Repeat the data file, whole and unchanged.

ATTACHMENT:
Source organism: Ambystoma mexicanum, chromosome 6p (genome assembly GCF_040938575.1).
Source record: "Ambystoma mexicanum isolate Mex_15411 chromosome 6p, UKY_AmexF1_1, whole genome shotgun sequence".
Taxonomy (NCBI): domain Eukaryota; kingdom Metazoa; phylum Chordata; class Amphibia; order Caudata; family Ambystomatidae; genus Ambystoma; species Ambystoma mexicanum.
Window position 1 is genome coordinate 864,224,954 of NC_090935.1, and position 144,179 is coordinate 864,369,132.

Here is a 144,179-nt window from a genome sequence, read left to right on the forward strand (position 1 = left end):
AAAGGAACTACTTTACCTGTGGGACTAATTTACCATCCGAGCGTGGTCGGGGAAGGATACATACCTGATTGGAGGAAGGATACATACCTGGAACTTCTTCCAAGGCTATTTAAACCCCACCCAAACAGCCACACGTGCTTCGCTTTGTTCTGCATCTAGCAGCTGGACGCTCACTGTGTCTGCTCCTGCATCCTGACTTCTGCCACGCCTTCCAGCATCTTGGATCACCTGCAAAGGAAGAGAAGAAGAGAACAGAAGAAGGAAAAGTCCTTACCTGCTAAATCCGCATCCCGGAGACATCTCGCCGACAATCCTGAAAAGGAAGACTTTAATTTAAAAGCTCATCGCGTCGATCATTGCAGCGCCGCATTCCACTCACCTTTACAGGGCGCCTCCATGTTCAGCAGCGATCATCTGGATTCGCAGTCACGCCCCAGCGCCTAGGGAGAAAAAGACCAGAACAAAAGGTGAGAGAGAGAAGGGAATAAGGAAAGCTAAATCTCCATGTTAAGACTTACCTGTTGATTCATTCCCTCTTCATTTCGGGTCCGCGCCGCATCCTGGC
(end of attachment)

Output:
Source organism: Ambystoma mexicanum, chromosome 6p (genome assembly GCF_040938575.1).
Source record: "Ambystoma mexicanum isolate Mex_15411 chromosome 6p, UKY_AmexF1_1, whole genome shotgun sequence".
Taxonomy (NCBI): domain Eukaryota; kingdom Metazoa; phylum Chordata; class Amphibia; order Caudata; family Ambystomatidae; genus Ambystoma; species Ambystoma mexicanum.
Window position 1 is genome coordinate 864,224,954 of NC_090935.1, and position 144,179 is coordinate 864,369,132.

Here is a 144,179-nt window from a genome sequence, read left to right on the forward strand (position 1 = left end):
AAAGGAACTACTTTACCTGTGGGACTAATTTACCATCCGAGCGTGGTCGGGGAAGGATACATACCTGATTGGAGGAAGGATACATACCTGGAACTTCTTCCAAGGCTATTTAAACCCCACCCAAACAGCCACACGTGCTTCGCTTTGTTCTGCATCTAGCAGCTGGACGCTCACTGTGTCTGCTCCTGCATCCTGACTTCTGCCACGCCTTCCAGCATCTTGGATCACCTGCAAAGGAAGAGAAGAAGAGAACAGAAGAAGGAAAAGTCCTTACCTGCTAAATCCGCATCCCGGAGACATCTCGCCGACAATCCTGAAAAGGAAGACTTTAATTTAAAAGCTCATCGCGTCGATCATTGCAGCGCCGCATTCCACTCACCTTTACAGGGCGCCTCCATGTTCAGCAGCGATCATCTGGATTCGCAGTCACGCCCCAGCGCCTAGGGAGAAAAAGACCAGAACAAAAGGTGAGAGAGAGAAGGGAATAAGGAAAGCTAAATCTCCATGTTAAGACTTACCTGTTGATTCATTCCCTCTTCATTTCGGGTCCGCGCCGCATCCTGGC